Mike Davies goes looking for Osama with Morgan Spurlock.


Four years ago, West Virginian documentary maker Morgan Spurlock took on McDonalds with Super Size Me, using himself as a guinea pig to demonstrate the adverse effects of too much fast food. Although the company claimed the two were unrelated, they subsequently ditched their Supersize products and introduced more 'healthy' options.

So, if he could dent the Golden Arches, perhaps he could succeed where the US military and CIA had failed for the past seven years and track down Osama Bin Laden. After all, what man, faced with impending fatherhood, wouldn't want to make the world alittle safer for his unborn child?

That's the set up Spurlock presents in the opening of Where In The World is Osama Bin Laden? However, he now admits that preproduction on a documentary about the West's inability to capture the elusive terrorist was already underway when he learned his wife, Alex, was pregnant. Suddenly, it became a more personal mission and, despite understandable reservations, she gave him her blessing to go ahead.

Whether Spurlock ever really harboured hopes of actually finding Bin Laden is debatable, but what he did want to do was to go to the Middle East and talk to ordinary Muslims.

"When we found out Alex was pregnant, I said, 'I want to meet families, I want to meet people who are like me; people who have kids or have kids on the way'. Once we met that first family in Egypt, I said, 'We have to do this in every country that we go to. We have to find people like this.'

"Of course we interviewed politicians and people within the military, and there's alot of great stuff there, but for me, the story is real people; the people you don't get to see on the news, or read about in the newspaper. We get very much one side, one version, one image of that side of the world, and it's people who hate us and want to destroy America. Then that two-minute sound bite on is over and we move on. With this film, we've given real people a voice, and they paint a very different picture of what the majority over there think about."

Spurlock admits that he went with preconceived notions, expecting people to be reluctant to open up to him about their view on the world and on America and Americans. Instead he found himself welcomed into homes and invited to join meals as his interviewees openly talked about their feelings about America and Americans. Spurlock admits to having his eyes opened as to other people's perceptions of his country.

"It really hit home on a different level for me, sitting down and talking to people rather than seeing people yell about it on TV. When you're there, at a table or you're in someone's house and they're telling you face-to-face and you can't change the channel it gives you a completely new perspective."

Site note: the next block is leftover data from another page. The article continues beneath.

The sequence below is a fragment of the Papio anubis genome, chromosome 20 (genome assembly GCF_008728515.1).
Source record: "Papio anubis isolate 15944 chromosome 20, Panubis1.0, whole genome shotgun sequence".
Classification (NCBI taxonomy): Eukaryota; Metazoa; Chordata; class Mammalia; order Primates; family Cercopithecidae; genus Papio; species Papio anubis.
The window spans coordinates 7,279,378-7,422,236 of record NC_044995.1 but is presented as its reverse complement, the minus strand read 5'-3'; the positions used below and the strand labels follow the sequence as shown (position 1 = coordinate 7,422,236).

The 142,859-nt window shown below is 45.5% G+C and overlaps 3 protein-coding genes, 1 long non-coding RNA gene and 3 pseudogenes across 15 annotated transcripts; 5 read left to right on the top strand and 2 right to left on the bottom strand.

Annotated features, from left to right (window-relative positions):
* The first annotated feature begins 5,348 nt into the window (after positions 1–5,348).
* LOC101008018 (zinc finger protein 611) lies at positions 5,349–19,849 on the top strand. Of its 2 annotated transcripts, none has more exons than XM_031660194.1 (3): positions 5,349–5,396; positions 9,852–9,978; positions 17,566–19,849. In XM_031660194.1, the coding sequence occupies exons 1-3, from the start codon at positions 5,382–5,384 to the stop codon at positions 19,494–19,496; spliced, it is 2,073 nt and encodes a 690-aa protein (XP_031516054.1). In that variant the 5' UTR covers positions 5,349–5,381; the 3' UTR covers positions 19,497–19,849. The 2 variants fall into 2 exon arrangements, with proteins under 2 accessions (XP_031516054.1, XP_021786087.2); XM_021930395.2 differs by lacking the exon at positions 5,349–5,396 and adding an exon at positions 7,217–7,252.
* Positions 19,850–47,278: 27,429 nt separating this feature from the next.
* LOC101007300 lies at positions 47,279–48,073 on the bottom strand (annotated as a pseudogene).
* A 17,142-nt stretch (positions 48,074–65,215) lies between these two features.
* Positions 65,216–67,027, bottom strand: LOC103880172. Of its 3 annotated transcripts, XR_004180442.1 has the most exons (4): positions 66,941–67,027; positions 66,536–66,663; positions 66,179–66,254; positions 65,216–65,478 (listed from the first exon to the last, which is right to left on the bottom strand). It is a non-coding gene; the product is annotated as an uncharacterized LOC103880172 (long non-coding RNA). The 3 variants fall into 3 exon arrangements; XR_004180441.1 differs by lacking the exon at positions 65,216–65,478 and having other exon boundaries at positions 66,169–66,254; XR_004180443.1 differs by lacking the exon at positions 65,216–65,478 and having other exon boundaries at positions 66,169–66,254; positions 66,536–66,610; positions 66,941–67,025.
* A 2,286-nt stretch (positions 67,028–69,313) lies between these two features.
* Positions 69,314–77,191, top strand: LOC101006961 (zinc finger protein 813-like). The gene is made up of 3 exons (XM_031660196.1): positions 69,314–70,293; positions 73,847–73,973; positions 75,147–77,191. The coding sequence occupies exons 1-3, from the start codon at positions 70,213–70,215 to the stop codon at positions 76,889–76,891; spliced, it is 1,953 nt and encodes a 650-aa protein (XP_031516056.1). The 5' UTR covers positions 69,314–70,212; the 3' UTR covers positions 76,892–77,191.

What consistently comes across in the interviews is that, while his subjects may passionately disagree with and oppose US foreign policy, they aren't anti-America or Americans per se.

One Saudi Arabian subject, who hardly represented the voice of moderation as he talked about setting the oil refineries on fire, delivered an unexpected surprise.

"That's an incredible interview," agrees Spurlock. "The guy talks about all of his friends, who go off and wage Jihad, and then there's afantastic line which unfortunately we had to cut out of the film, where Isay to him, 'Well why haven't you gone to wage Jihad?' And he says, 'At the end of the day, I believe that America will change or I hope that America will change'. I think there's a tremendous amount of hope and optimism in the film."

As the interviews mounted up, what Spurlock says also came as something of a shock was the way people were prepared to denounce Bin Laden on camera.

"I think that's a great thing to hear," he agrees vigorously. "That other people's lives, not just American's lives, were affected by Osama Bin Laden. To hear people in Muslim countries talk about how they have complete disdain for him, and don't follow him or put him on a pedestal, that is important. We have a very monolithic image of Islam in the U.S. and what I think the film does very well is to show how many different kinds of peoples and cultures there are represented within this religion. How the Islam of Egypt is different from the Islam of Morocco, and different again in the Palestinian territories, Saudi Arabia, Pakistan and Afghanistan."

At the end of the day, the documentary may not have teeth, but it does have an optimism and a faith, however naive, in the voice of the common people. It just needs to make itself heard louder than the voice of extremism.

"I think there is optimism up to a point," he says guardedly. "You always have to hope that things will be better, but you never know. There needs to be a dialogue discussion about where we go from here. This film could have so easily jumped on a Bash Bush bandwagon, talked about how terrible things are and will continue to be. But I personally think we need to be a little bit more forward thinking.'"

Does he feel then that this documentary is capable of inspiring debate and having a similar impact to that of Super Size Me, to encourage people to look at the choices they make?

"I think if it can begin a dialogue that would be fantastic," he says enthusiastically.

"There was this woman who took her 14-year-old son to see the movie. She's a news hound, smart, reads constantly, consumes the media and knows what's going on around the world.

"He plays in a rock band with all his friends, loves video games, and has no clue what's going on in the outside world. After they saw the film together, she told me that she and her son had their first real discussion about politics and world events. If this film can do things like that, and can continue to inspire like that, it will be a success beyond anything I could have hoped for."